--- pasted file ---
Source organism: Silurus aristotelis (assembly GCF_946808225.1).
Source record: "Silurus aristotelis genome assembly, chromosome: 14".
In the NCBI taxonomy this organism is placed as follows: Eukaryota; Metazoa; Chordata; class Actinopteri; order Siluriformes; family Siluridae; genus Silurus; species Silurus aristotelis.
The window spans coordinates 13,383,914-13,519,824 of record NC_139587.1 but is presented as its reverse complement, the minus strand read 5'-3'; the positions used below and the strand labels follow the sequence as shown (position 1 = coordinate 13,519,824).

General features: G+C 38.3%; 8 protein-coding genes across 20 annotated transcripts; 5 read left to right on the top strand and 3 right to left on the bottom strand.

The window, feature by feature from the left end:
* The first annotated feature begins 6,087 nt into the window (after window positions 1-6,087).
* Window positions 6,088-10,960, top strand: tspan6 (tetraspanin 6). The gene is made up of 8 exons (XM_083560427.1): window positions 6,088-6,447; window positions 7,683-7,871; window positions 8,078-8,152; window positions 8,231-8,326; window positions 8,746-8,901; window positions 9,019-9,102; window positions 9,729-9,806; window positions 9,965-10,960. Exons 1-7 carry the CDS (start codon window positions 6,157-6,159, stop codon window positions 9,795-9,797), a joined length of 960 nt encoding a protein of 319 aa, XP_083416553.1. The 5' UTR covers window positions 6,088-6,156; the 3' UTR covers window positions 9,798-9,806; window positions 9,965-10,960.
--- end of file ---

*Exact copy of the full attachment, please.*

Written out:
Source organism: Silurus aristotelis (assembly GCF_946808225.1).
Source record: "Silurus aristotelis genome assembly, chromosome: 14".
In the NCBI taxonomy this organism is placed as follows: Eukaryota; Metazoa; Chordata; class Actinopteri; order Siluriformes; family Siluridae; genus Silurus; species Silurus aristotelis.
The window spans coordinates 13,383,914-13,519,824 of record NC_139587.1 but is presented as its reverse complement, the minus strand read 5'-3'; the positions used below and the strand labels follow the sequence as shown (position 1 = coordinate 13,519,824).

General features: G+C 38.3%; 8 protein-coding genes across 20 annotated transcripts; 5 read left to right on the top strand and 3 right to left on the bottom strand.

The window, feature by feature from the left end:
* The first annotated feature begins 6,087 nt into the window (after window positions 1-6,087).
* Window positions 6,088-10,960, top strand: tspan6 (tetraspanin 6). The gene is made up of 8 exons (XM_083560427.1): window positions 6,088-6,447; window positions 7,683-7,871; window positions 8,078-8,152; window positions 8,231-8,326; window positions 8,746-8,901; window positions 9,019-9,102; window positions 9,729-9,806; window positions 9,965-10,960. Exons 1-7 carry the CDS (start codon window positions 6,157-6,159, stop codon window positions 9,795-9,797), a joined length of 960 nt encoding a protein of 319 aa, XP_083416553.1. The 5' UTR covers window positions 6,088-6,156; the 3' UTR covers window positions 9,798-9,806; window positions 9,965-10,960.